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Powell's Credibility Rides on U.N. Vote

March 09, 2003|Robin Wright | Times Staff Writer

WASHINGTON — Saddam Hussein's fate isn't the only one that hangs in the balance at the United Nations this week. So may the legacy of Secretary of State Colin L. Powell.

Having persuaded President Bush to work through the United Nations to confront Baghdad, Powell must now try to deliver Security Council approval for Bush's plan to forcibly disarm Iraq and oust its president. His credibility rides on a favorable vote, as does his standing as a counterweight to the administration's hard-liners.

Powell has fought many battles in his distinguished career, from Vietnam as a young captain to the Persian Gulf War as a four-star general. But this time he's battling on three fronts -- against a slippery Hussein, against recalcitrant allies and, most painfully for Powell, against the antagonistic hawks within the administration.

Powell plans to work the phones today, U.S. officials said, in a last-ditch campaign to squeeze out the nine-vote minimum and stave off vetoes for passage of an American-backed resolution. For weeks, he has confidently predicted to aides that he could pull it off.

In his autobiography, "My American Journey," Powell outlines 13 rules that he says have guided his life. The last of them: "Perpetual optimism is a force multiplier."

But he may need more than his boyish optimism, trademark charisma or even stature as the world's most powerful diplomat to ensure that the cliffhanger at the United Nations does not go down in defeat -- a real possibility after the acrimonious session at the Security Council on Friday.

France, Russia and China have at least implicitly threatened to use their vetoes. French President Jacques Chirac kept up the pressure this weekend by lobbying for an emergency summit of heads of state from council member countries to find a compromise to war.

Only Bulgaria and Cameroon have formally joined the three resolution co-sponsors -- the United States, Britain and Spain. But Chile, a key swing vote, said Saturday that a suggested March 17 deadline for Hussein to disarm or face war was too short. And all the others have refused to publicly declare.

Powell's first rule: "It ain't as bad as you think. It will look better in the morning."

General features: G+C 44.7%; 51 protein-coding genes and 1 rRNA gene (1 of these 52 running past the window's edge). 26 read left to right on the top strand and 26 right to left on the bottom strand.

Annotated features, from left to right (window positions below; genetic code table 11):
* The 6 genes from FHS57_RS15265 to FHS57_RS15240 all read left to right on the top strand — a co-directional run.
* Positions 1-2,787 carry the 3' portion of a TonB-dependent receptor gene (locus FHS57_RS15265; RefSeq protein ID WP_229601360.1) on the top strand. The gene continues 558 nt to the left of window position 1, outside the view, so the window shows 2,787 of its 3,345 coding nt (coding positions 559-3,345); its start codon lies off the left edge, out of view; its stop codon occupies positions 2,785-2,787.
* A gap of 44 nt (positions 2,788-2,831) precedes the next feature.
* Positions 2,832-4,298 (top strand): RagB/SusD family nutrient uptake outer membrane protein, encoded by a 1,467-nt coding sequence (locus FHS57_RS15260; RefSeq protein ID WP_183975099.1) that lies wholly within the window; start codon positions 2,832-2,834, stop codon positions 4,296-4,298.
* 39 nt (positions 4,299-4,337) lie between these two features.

Even before the vote, however, Powell is coming under some of the most blistering criticism of his four decades in government service -- from Republicans and Democrats, hawks and doves, most of them otherwise still his admirers -- about how he has orchestrated U.S. diplomatic strategy on Iraq.

"Powell doesn't do as well on strategy as on management. I think Powell has lost this round," said a ranking Republican official who served during Operation Desert Storm in the first Bush administration and asked not to be identified.

After the weapons inspectors' Jan. 27 report on Iraq's progress failed to persuade the Security Council to act, the former official said, Bush decided that the U.N. route would involve an endless argument about continuing inspections.

"The president said, 'Forget it.' And Powell said, 'Yes, sir,' " the official added.

The hawks also outflanked Powell, deploying so many troops -- in the name of putting pressure on Baghdad -- that any prospect of prolonging diplomacy or inspections quickly became a moot point, observers say.

"Powell got a little outmaneuvered here. By the time we had 160,000 troops in the field, the option of keeping them there through August began to look pretty unrealistic," said Sen. Joseph R. Biden Jr. of Delaware, senior Democrat on the Senate Foreign Relations Committee.

Powell's fourth rule: "It can be done!"

But even some of Powell's staff have wondered about his tactics, noting that he has barely traveled to sell America's case since Bush called on the United Nations to end the 12-year disarmament saga in Iraq.

In contrast, during several months of high-profile diplomacy to persuade Iraq to withdraw from Kuwait in 1990 and 1991, former Secretary of State James A. Baker III spent weeks on the road visiting 41 countries on five continents. The first Bush administration forged unusual unanimity and a huge coalition to confront Hussein.

"Powell seems a little bit absent in comparison," a State Department official said. "He feels he can be effective using telephone diplomacy, but a lot of these governments want the benefits of his physical presence. A line or two in the local media about a telephone call doesn't compare with the high visibility of TV pictures showing him visiting."

In a hint of the dilemma he faces, other U.S. officials and foreign policy analysts say Powell didn't dare leave town for fear of what administration hawks might sell the White House in his absence. Neoconservatives in the administration often talk about "us versus them," referring not to their conflict with Iraq nor with balking allies. The "them" is Powell's State Department. In his place, Powell has opted to dispatch lower-ranking staff, who often keep exhausting travel schedules.

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